CLEMSON, SC--The Clemson University Genomics Institute here has signed a two-year contract with the Swiss life sciences company Novartis to establish the framework for sequencing the rice genome quickly and efficiently, the institute's director, Rod Wing, told BioInform. Novartis is expected to announce the agreement this week, he said.
Wing said several factors made Clemson an attractive partner for Novartis. Last October the institute was awarded an approximately $2 million National Science Foundation grant to purchase equipment to establish a genome center. Wing said the center is anchored by a Sun Ultra-30 system. The university has also committed $27 million to constructing a biotechnology building to be occupied by 2000.
Plus, Wing said his group has expertise in making bacterial artificial chromosome (BAC) libraries--time-saving templates for genome sequencing. He said Clemson has the largest collection of plant and fungal BAC libraries in the world. "We've made most and acquired some for distribution around the world," Wing said.
Since Novartis funding at Clemson began in late February, Wing's group here has been setting up a high-throughput BAC end-sequencing laboratory. Wing explained the value of BAC libraries: "You pick a BAC of interest to sequence and compare that with the BAC end database. Immediately you are able to pick the next BAC with the least amount of overlap, which reduces the amount of sequencing," he explained.
With Novartis, the Clemson institute has made a 60,000-clone BAC library of Nipponbare rice. The sequence of the 120,000 BAC clone ends will be deposited in GenBank, and a public access Novartis-Clemson web page will be established to enable other rice genome sequencing entities to freely screen the BAC libraries.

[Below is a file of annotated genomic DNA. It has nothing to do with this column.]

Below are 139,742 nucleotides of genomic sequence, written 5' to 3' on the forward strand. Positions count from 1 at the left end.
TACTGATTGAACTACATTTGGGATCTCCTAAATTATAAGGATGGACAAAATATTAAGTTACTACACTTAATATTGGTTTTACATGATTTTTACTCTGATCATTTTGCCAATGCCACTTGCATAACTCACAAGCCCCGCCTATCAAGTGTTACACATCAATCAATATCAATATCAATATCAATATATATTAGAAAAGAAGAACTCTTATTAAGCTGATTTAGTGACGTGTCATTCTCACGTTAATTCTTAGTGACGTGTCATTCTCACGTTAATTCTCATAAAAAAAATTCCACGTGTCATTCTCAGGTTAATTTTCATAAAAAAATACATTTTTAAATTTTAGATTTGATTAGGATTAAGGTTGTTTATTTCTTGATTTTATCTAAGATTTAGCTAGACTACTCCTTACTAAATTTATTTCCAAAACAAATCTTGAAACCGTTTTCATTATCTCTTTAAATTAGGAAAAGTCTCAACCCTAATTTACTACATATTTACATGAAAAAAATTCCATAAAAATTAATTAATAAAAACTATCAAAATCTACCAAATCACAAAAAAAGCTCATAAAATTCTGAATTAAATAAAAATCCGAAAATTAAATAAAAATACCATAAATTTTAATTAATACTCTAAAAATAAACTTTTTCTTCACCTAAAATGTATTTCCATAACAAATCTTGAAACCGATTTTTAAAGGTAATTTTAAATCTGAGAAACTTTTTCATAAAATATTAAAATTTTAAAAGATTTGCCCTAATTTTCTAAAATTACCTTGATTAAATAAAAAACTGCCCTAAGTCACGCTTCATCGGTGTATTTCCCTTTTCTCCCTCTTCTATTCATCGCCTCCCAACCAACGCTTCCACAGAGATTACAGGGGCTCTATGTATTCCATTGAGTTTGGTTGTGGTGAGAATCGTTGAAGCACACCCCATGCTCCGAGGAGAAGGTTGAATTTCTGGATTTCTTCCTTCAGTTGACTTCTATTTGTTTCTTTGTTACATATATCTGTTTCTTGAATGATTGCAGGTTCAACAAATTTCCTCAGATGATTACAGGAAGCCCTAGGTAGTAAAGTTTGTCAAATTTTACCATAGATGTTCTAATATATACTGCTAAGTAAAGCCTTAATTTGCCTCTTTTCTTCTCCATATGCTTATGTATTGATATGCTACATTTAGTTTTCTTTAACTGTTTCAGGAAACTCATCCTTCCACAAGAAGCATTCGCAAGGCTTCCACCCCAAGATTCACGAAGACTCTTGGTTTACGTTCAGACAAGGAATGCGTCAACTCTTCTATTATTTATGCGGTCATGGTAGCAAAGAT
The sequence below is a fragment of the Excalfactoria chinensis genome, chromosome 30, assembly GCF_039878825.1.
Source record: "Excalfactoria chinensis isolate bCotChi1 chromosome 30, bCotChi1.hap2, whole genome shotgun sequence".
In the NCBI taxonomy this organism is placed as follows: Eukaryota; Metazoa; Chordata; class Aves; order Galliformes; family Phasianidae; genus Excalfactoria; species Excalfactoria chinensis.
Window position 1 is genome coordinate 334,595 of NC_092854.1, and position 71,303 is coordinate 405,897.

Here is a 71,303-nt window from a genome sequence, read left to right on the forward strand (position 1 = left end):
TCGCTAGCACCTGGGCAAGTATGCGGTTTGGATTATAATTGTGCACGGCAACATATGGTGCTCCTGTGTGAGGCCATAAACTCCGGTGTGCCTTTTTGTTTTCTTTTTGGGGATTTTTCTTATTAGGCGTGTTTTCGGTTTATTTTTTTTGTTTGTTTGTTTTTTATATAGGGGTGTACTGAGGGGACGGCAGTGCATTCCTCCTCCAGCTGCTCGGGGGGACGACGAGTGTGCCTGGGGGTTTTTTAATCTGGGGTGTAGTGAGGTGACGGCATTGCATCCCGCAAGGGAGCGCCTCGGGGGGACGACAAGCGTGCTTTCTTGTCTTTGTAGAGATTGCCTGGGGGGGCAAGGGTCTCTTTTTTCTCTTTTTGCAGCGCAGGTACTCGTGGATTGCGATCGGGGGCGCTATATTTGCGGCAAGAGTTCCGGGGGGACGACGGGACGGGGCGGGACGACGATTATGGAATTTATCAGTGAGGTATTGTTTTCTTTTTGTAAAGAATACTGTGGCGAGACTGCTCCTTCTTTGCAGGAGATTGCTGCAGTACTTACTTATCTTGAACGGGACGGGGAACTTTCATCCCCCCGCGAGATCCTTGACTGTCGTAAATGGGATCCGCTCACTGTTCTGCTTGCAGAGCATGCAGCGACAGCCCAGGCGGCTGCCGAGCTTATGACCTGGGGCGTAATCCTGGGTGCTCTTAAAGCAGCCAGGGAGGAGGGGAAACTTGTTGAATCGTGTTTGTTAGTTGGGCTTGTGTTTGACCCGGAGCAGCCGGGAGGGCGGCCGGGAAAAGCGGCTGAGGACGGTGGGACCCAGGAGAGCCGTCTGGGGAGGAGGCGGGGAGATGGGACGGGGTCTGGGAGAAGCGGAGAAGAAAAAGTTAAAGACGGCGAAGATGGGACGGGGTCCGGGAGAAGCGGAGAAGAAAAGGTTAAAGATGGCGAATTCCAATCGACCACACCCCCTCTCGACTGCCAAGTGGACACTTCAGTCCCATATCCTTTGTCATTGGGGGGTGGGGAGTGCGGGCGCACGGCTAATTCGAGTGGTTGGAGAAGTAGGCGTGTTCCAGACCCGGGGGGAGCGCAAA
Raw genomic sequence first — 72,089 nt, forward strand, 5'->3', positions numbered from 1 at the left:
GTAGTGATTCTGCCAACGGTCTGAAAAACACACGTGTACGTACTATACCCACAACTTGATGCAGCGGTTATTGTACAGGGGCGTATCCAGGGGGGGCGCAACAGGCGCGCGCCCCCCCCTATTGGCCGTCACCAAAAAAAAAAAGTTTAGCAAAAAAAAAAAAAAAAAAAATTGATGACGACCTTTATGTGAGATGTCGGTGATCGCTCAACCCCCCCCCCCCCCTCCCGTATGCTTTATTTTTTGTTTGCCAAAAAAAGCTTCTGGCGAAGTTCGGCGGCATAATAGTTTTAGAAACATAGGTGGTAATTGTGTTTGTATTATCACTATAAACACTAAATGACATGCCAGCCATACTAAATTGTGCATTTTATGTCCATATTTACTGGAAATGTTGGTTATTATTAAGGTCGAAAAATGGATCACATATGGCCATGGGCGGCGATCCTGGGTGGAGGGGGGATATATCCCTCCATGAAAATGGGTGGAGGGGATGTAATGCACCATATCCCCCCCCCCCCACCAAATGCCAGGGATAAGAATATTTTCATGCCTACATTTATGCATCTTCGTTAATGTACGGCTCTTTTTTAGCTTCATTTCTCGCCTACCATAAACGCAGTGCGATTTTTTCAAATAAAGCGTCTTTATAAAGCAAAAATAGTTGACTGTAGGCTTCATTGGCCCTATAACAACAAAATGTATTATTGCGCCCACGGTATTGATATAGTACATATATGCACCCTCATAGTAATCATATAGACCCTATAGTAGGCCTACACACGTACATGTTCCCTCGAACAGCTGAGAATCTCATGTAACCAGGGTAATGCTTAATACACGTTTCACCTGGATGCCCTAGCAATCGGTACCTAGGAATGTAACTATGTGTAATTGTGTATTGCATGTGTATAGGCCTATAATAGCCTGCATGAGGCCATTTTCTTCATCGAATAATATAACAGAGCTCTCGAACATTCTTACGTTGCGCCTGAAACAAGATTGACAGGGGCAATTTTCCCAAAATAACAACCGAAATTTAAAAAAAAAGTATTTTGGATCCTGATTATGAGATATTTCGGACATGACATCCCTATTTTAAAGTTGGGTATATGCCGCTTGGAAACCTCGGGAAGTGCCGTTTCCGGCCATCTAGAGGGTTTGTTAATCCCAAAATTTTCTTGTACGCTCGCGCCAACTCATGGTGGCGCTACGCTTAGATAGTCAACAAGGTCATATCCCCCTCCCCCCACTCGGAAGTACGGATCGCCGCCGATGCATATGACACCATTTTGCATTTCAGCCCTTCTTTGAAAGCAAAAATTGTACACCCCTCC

Novartis has also contracted with Clemson to fingerprint each BAC clone using a high-resolution agarose gel electrophoresis method to establish sequence-ready contigs. "We can put the fingerprints online so everybody can look at them," Wing said.
In addition to the Novartis contract, Wing applied earlier this month for a National Science Foundation Plant Genome Initiative grant. If it is approved, he said the institute will aim to sequence 100 megabases of rice DNA over the next five years.
To help complete the project, Wing has posted 12 job openings at the institute, which currently employs a staff of about 35.
Wing explained that, although comparatively little money is dedicated in the US to a rice genome project, its importance is comparable to other seed crops. "Rice is evolutionarily related to corn, wheat, barley and sorghum, and a lot of the order of the genes has been conserved through evolution," he said. "But the size of rice genome is six times smaller than corn. Rice is 430 megabases, corn is 3,000, and wheat is 15,000." So, sequencing rice could be helpful to corn and wheat genome projects, he said.
Though Wing has had smaller collaborations with Novartis on other crops and pests before, the new rice contract will contribute to making the Clemson institute a leader in rice genome sequencing in the US, he said. "We're ahead of a lot of groups by getting the instrumentation grant and then this money from industry," he said.
The value of the contract was not disclosed, but Wing said the amount--several million dollars--"is enough to complete the project."
The Clemson University Genomics Institute is online at http://genome.clemson.edu/.